- The Washington Times - Tuesday, August 28, 2001

F or Tim Henman, it was a pittance. For Jan Vacek, it was anything but.
Following Henman's five-set victory over Vacek in the first round of the U.S. Open yesterday, both players pocketed $10,500, the standard payout for playing in the round of 128.
Though the cash meant relatively little to No. 9 seed Henman, a top-10 player who has earned more than $650,000 in prize money this season, it was a certifiable boon for his opponent.
A qualifier ranked No. 107 in the tour's entry system, Vacek boosted his year-to-date tour winnings of $55,736 by nearly a fifth a hefty score for an afternoon's work.
"Beating Henman would have been a great success," Vacek said. "But it's good money for me."
And not just for Vacek. Of the 16 qualifiers in the men's half of the Open draw, only two have earned more than $100,000 in prize money this season.
For the rest and for hundreds of other average tour players tennis is hardly a ticket to Henman-like fortune, let alone the nearly $5 million won by ATP top gun Gustavo Kuerten last season.
Instead, it's a lot like life for the rest of us: An ongoing battle to make ends meet.
"I really don't think that [the lifestyle on tour] is that glamorous," said Cecil Mamiit, ranked No. 106 in the entry system and a loser in Open qualifying last week. "There are hundreds of football players and baseball players that have a lot of glamour, money, things like that. But in tennis, maybe 20 players have that luxury. For the rest of us, it's always a struggle."
Indeed, money is a perpetual concern for the typical pro. While 37 players earned more than $500,000 in prize money last season, those outside the top 100 made substantially less.
Mamiit, who finished last year ranked No. 129 in the ATP Champions Race, pulled in $113,826. Argentina's Diego Moyano, No. 200, earned $41,784.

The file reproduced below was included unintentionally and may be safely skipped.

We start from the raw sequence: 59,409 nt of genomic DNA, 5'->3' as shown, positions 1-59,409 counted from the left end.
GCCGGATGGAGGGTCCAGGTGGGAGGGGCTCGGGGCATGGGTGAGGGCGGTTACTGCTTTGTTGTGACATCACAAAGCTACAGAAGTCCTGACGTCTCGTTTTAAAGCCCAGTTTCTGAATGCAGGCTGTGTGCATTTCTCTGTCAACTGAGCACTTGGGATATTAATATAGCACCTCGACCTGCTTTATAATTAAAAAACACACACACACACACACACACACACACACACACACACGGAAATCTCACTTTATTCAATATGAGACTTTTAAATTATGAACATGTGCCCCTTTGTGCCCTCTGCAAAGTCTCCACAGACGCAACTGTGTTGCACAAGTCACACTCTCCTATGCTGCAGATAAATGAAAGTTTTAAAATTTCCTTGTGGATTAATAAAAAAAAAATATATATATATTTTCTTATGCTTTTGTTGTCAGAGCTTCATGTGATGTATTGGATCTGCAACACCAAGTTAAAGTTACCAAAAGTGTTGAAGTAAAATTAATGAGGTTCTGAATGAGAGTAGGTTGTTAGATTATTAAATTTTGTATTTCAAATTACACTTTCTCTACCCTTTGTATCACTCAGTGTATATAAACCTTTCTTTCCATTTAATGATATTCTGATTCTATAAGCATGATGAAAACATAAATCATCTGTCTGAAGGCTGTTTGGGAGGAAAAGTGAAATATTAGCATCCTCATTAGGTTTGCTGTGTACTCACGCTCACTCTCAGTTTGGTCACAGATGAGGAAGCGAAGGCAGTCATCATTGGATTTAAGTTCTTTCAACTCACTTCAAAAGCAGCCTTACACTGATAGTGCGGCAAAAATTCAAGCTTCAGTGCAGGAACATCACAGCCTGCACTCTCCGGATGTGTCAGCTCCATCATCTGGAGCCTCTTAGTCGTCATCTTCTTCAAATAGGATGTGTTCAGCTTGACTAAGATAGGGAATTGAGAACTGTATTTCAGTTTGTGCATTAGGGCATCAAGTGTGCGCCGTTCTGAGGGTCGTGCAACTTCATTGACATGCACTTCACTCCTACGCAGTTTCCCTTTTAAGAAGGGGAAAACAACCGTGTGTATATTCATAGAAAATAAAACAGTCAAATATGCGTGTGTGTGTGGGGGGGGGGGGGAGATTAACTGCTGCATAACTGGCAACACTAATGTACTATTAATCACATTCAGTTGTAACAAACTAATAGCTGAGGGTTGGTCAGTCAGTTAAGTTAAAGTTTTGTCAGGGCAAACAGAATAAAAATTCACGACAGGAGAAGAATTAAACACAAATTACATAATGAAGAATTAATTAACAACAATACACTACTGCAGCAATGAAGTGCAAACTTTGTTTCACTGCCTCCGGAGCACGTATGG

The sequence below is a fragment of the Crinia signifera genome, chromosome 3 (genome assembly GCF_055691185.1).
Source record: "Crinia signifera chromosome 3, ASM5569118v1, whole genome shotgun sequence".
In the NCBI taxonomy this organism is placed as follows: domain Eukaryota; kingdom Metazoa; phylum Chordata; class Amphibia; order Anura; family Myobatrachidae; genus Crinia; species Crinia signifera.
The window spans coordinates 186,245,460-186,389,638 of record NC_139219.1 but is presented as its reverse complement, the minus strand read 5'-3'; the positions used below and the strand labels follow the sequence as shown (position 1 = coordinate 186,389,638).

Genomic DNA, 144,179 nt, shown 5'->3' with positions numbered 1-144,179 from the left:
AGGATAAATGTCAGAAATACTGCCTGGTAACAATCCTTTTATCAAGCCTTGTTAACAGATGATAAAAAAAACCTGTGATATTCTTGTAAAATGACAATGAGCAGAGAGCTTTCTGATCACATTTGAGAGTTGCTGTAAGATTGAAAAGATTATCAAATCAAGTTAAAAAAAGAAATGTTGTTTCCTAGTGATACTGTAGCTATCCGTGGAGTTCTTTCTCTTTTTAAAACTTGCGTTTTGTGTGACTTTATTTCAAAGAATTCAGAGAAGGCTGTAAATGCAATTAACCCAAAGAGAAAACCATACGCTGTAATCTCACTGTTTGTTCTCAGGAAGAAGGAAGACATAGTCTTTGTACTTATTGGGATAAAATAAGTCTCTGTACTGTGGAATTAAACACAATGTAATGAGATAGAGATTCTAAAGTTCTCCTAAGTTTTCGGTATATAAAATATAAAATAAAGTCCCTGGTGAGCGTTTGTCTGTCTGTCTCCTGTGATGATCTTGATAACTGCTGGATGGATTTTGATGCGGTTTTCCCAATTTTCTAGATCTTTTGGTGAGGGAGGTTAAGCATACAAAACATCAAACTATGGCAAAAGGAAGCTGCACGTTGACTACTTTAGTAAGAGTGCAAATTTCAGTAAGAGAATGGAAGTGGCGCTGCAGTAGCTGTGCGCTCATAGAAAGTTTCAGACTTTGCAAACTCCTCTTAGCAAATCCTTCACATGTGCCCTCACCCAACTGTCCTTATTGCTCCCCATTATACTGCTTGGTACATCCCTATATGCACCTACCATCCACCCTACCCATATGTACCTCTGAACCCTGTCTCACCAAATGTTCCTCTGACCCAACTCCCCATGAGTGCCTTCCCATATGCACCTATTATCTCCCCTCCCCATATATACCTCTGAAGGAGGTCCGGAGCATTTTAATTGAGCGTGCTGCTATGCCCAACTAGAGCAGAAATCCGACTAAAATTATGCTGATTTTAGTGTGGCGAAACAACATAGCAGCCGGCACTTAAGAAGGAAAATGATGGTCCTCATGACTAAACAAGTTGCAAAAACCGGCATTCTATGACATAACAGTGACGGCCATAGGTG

Frenchman Oliver Mutis, the 244th best tennis player in the world, made just $20,890.
That's roughly $2,000,000 less than No. 6 Andre Agassi and barely better than minimum wage.
"If you're in the top 120, you can make a decent living, and in the top 100, you can make pretty good money," said Michael Joyce, ranked No. 235 in the entry system and a loser in Open qualifying last week. "But it's such a fine line because if you're ranked like 150 to 200, you're not really making anything."
Joyce, who's made $26,061 this season, knows what he's talking about. In 1996, the 10-year tour veteran rose to No. 64 in the entry system, earning almost $260,000 for the year.
"And I probably kept about 150,000 to 200,000 of that," Joyce said. "If you can do that every year, you're doing pretty decent. But the last year or two, I've basically made enough to cover my expenses. And there are hundreds of guys below me. I don't know how they do it."
It certainly isn't easy. According to Ronald Agenor, a 36-year-old veteran who was once ranked No. 22 in the world, a single season on tour can cost more than $100,000.
"It's really an expensive sport," Agenor said. "It's an easy life only if you're in the top 50."